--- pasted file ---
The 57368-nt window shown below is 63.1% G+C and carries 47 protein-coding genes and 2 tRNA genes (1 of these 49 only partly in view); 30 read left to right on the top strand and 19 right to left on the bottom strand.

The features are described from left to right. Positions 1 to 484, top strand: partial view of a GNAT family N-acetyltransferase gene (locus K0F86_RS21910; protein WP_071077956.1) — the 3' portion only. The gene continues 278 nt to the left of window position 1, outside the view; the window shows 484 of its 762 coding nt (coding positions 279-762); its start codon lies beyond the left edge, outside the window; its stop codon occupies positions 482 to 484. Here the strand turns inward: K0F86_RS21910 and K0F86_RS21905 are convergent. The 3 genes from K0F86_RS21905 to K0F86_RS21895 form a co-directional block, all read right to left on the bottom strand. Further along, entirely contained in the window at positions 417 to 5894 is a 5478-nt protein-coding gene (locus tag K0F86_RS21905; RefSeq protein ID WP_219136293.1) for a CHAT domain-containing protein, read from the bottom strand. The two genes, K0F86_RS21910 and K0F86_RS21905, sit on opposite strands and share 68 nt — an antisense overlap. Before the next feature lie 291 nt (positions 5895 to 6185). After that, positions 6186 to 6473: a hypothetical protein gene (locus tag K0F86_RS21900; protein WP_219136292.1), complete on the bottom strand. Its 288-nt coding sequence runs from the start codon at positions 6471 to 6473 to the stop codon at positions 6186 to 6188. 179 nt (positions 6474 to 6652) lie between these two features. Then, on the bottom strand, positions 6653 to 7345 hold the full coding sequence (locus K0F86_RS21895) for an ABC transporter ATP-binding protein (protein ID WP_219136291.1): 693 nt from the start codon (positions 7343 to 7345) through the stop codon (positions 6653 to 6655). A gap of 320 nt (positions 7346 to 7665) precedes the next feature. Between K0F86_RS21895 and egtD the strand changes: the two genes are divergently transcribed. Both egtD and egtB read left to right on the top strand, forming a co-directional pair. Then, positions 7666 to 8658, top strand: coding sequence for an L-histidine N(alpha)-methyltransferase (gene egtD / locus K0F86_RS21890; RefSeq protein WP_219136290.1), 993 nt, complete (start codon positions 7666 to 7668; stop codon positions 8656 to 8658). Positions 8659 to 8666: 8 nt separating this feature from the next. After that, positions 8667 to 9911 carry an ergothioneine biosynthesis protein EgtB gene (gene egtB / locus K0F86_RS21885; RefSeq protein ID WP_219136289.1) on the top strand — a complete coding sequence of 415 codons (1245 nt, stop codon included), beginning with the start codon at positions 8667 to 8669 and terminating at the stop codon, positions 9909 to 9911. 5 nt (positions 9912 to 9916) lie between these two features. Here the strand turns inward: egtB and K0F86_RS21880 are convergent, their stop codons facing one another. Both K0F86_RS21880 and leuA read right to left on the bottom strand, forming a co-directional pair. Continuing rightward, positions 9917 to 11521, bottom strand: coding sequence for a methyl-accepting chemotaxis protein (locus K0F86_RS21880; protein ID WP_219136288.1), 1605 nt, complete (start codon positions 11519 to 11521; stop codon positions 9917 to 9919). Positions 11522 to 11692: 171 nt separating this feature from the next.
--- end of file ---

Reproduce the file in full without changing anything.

The 57368-nt window shown below is 63.1% G+C and carries 47 protein-coding genes and 2 tRNA genes (1 of these 49 only partly in view); 30 read left to right on the top strand and 19 right to left on the bottom strand.

The features are described from left to right. Positions 1 to 484, top strand: partial view of a GNAT family N-acetyltransferase gene (locus K0F86_RS21910; protein WP_071077956.1) — the 3' portion only. The gene continues 278 nt to the left of window position 1, outside the view; the window shows 484 of its 762 coding nt (coding positions 279-762); its start codon lies beyond the left edge, outside the window; its stop codon occupies positions 482 to 484. Here the strand turns inward: K0F86_RS21910 and K0F86_RS21905 are convergent. The 3 genes from K0F86_RS21905 to K0F86_RS21895 form a co-directional block, all read right to left on the bottom strand. Further along, entirely contained in the window at positions 417 to 5894 is a 5478-nt protein-coding gene (locus tag K0F86_RS21905; RefSeq protein ID WP_219136293.1) for a CHAT domain-containing protein, read from the bottom strand. The two genes, K0F86_RS21910 and K0F86_RS21905, sit on opposite strands and share 68 nt — an antisense overlap. Before the next feature lie 291 nt (positions 5895 to 6185). After that, positions 6186 to 6473: a hypothetical protein gene (locus tag K0F86_RS21900; protein WP_219136292.1), complete on the bottom strand. Its 288-nt coding sequence runs from the start codon at positions 6471 to 6473 to the stop codon at positions 6186 to 6188. 179 nt (positions 6474 to 6652) lie between these two features. Then, on the bottom strand, positions 6653 to 7345 hold the full coding sequence (locus K0F86_RS21895) for an ABC transporter ATP-binding protein (protein ID WP_219136291.1): 693 nt from the start codon (positions 7343 to 7345) through the stop codon (positions 6653 to 6655). A gap of 320 nt (positions 7346 to 7665) precedes the next feature. Between K0F86_RS21895 and egtD the strand changes: the two genes are divergently transcribed. Both egtD and egtB read left to right on the top strand, forming a co-directional pair. Then, positions 7666 to 8658, top strand: coding sequence for an L-histidine N(alpha)-methyltransferase (gene egtD / locus K0F86_RS21890; RefSeq protein WP_219136290.1), 993 nt, complete (start codon positions 7666 to 7668; stop codon positions 8656 to 8658). Positions 8659 to 8666: 8 nt separating this feature from the next. After that, positions 8667 to 9911 carry an ergothioneine biosynthesis protein EgtB gene (gene egtB / locus K0F86_RS21885; RefSeq protein ID WP_219136289.1) on the top strand — a complete coding sequence of 415 codons (1245 nt, stop codon included), beginning with the start codon at positions 8667 to 8669 and terminating at the stop codon, positions 9909 to 9911. 5 nt (positions 9912 to 9916) lie between these two features. Here the strand turns inward: egtB and K0F86_RS21880 are convergent, their stop codons facing one another. Both K0F86_RS21880 and leuA read right to left on the bottom strand, forming a co-directional pair. Continuing rightward, positions 9917 to 11521, bottom strand: coding sequence for a methyl-accepting chemotaxis protein (locus K0F86_RS21880; protein ID WP_219136288.1), 1605 nt, complete (start codon positions 11519 to 11521; stop codon positions 9917 to 9919). Positions 11522 to 11692: 171 nt separating this feature from the next.